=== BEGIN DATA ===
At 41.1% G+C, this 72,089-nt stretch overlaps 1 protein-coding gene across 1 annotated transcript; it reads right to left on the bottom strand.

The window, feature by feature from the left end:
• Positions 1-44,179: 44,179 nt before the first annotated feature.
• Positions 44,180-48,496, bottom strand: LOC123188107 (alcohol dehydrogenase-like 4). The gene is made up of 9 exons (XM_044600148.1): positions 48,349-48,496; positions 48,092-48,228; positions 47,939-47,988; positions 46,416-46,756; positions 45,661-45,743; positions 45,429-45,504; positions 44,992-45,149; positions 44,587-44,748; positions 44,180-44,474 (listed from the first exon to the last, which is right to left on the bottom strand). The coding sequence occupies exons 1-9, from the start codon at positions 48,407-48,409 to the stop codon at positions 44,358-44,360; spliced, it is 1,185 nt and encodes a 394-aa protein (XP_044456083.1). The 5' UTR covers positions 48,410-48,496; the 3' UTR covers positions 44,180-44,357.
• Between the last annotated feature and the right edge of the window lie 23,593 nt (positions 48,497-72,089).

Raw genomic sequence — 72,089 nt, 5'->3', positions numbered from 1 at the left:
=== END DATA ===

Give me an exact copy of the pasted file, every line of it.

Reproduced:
At 41.1% G+C, this 72,089-nt stretch overlaps 1 protein-coding gene across 1 annotated transcript; it reads right to left on the bottom strand.

The window, feature by feature from the left end:
• Positions 1-44,179: 44,179 nt before the first annotated feature.
• Positions 44,180-48,496, bottom strand: LOC123188107 (alcohol dehydrogenase-like 4). The gene is made up of 9 exons (XM_044600148.1): positions 48,349-48,496; positions 48,092-48,228; positions 47,939-47,988; positions 46,416-46,756; positions 45,661-45,743; positions 45,429-45,504; positions 44,992-45,149; positions 44,587-44,748; positions 44,180-44,474 (listed from the first exon to the last, which is right to left on the bottom strand). The coding sequence occupies exons 1-9, from the start codon at positions 48,407-48,409 to the stop codon at positions 44,358-44,360; spliced, it is 1,185 nt and encodes a 394-aa protein (XP_044456083.1). The 5' UTR covers positions 48,410-48,496; the 3' UTR covers positions 44,180-44,357.
• Between the last annotated feature and the right edge of the window lie 23,593 nt (positions 48,497-72,089).

Raw genomic sequence — 72,089 nt, 5'->3', positions numbered from 1 at the left: